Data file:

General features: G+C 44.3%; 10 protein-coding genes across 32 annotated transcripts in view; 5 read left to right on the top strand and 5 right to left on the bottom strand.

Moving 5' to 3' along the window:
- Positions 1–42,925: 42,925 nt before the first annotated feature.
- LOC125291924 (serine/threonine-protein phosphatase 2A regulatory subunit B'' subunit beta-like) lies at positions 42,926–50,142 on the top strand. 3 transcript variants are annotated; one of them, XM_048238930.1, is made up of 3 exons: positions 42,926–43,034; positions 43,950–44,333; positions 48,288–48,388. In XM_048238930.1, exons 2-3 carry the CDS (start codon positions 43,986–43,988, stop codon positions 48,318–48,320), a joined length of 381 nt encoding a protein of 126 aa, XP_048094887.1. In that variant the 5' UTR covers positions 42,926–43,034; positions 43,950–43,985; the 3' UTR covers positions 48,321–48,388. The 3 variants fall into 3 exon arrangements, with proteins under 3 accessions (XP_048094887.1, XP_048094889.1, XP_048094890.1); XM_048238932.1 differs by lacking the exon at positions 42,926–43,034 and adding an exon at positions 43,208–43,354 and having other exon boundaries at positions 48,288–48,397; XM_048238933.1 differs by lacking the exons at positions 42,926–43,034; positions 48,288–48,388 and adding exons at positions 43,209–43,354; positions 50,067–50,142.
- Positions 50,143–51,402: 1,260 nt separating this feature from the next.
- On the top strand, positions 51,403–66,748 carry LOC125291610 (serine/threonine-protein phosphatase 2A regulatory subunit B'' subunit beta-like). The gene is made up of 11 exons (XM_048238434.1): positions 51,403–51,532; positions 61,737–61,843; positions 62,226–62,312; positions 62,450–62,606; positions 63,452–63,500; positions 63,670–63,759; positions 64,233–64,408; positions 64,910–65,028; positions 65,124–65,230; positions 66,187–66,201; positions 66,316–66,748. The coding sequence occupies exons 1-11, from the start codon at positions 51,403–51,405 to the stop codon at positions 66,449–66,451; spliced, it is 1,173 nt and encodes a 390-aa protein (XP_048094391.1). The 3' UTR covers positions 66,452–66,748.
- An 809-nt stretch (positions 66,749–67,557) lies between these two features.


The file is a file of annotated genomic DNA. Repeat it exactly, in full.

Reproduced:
General features: G+C 44.3%; 10 protein-coding genes across 32 annotated transcripts in view; 5 read left to right on the top strand and 5 right to left on the bottom strand.

Moving 5' to 3' along the window:
- Positions 1–42,925: 42,925 nt before the first annotated feature.
- LOC125291924 (serine/threonine-protein phosphatase 2A regulatory subunit B'' subunit beta-like) lies at positions 42,926–50,142 on the top strand. 3 transcript variants are annotated; one of them, XM_048238930.1, is made up of 3 exons: positions 42,926–43,034; positions 43,950–44,333; positions 48,288–48,388. In XM_048238930.1, exons 2-3 carry the CDS (start codon positions 43,986–43,988, stop codon positions 48,318–48,320), a joined length of 381 nt encoding a protein of 126 aa, XP_048094887.1. In that variant the 5' UTR covers positions 42,926–43,034; positions 43,950–43,985; the 3' UTR covers positions 48,321–48,388. The 3 variants fall into 3 exon arrangements, with proteins under 3 accessions (XP_048094887.1, XP_048094889.1, XP_048094890.1); XM_048238932.1 differs by lacking the exon at positions 42,926–43,034 and adding an exon at positions 43,208–43,354 and having other exon boundaries at positions 48,288–48,397; XM_048238933.1 differs by lacking the exons at positions 42,926–43,034; positions 48,288–48,388 and adding exons at positions 43,209–43,354; positions 50,067–50,142.
- Positions 50,143–51,402: 1,260 nt separating this feature from the next.
- On the top strand, positions 51,403–66,748 carry LOC125291610 (serine/threonine-protein phosphatase 2A regulatory subunit B'' subunit beta-like). The gene is made up of 11 exons (XM_048238434.1): positions 51,403–51,532; positions 61,737–61,843; positions 62,226–62,312; positions 62,450–62,606; positions 63,452–63,500; positions 63,670–63,759; positions 64,233–64,408; positions 64,910–65,028; positions 65,124–65,230; positions 66,187–66,201; positions 66,316–66,748. The coding sequence occupies exons 1-11, from the start codon at positions 51,403–51,405 to the stop codon at positions 66,449–66,451; spliced, it is 1,173 nt and encodes a 390-aa protein (XP_048094391.1). The 3' UTR covers positions 66,452–66,748.
- An 809-nt stretch (positions 66,749–67,557) lies between these two features.